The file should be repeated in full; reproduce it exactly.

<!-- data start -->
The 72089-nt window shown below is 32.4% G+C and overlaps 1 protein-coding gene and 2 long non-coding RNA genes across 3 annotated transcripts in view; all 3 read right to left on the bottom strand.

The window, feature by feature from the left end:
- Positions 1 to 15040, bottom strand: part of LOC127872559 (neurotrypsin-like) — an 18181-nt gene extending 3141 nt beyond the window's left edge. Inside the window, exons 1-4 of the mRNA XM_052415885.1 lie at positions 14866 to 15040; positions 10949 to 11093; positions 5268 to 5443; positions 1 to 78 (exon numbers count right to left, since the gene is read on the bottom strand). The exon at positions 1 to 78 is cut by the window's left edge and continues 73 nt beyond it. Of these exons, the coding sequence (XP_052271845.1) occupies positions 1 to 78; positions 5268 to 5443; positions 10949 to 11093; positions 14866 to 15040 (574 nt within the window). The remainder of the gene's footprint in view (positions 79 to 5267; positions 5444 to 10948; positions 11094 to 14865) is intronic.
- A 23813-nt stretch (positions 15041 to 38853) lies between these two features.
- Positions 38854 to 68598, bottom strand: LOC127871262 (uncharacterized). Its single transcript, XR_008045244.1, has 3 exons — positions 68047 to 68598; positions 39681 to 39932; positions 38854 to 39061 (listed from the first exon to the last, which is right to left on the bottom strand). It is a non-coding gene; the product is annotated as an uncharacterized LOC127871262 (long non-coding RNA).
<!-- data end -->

The 72089-nt window shown below is 32.4% G+C and overlaps 1 protein-coding gene and 2 long non-coding RNA genes across 3 annotated transcripts in view; all 3 read right to left on the bottom strand.

The window, feature by feature from the left end:
- Positions 1 to 15040, bottom strand: part of LOC127872559 (neurotrypsin-like) — an 18181-nt gene extending 3141 nt beyond the window's left edge. Inside the window, exons 1-4 of the mRNA XM_052415885.1 lie at positions 14866 to 15040; positions 10949 to 11093; positions 5268 to 5443; positions 1 to 78 (exon numbers count right to left, since the gene is read on the bottom strand). The exon at positions 1 to 78 is cut by the window's left edge and continues 73 nt beyond it. Of these exons, the coding sequence (XP_052271845.1) occupies positions 1 to 78; positions 5268 to 5443; positions 10949 to 11093; positions 14866 to 15040 (574 nt within the window). The remainder of the gene's footprint in view (positions 79 to 5267; positions 5444 to 10948; positions 11094 to 14865) is intronic.
- A 23813-nt stretch (positions 15041 to 38853) lies between these two features.
- Positions 38854 to 68598, bottom strand: LOC127871262 (uncharacterized). Its single transcript, XR_008045244.1, has 3 exons — positions 68047 to 68598; positions 39681 to 39932; positions 38854 to 39061 (listed from the first exon to the last, which is right to left on the bottom strand). It is a non-coding gene; the product is annotated as an uncharacterized LOC127871262 (long non-coding RNA).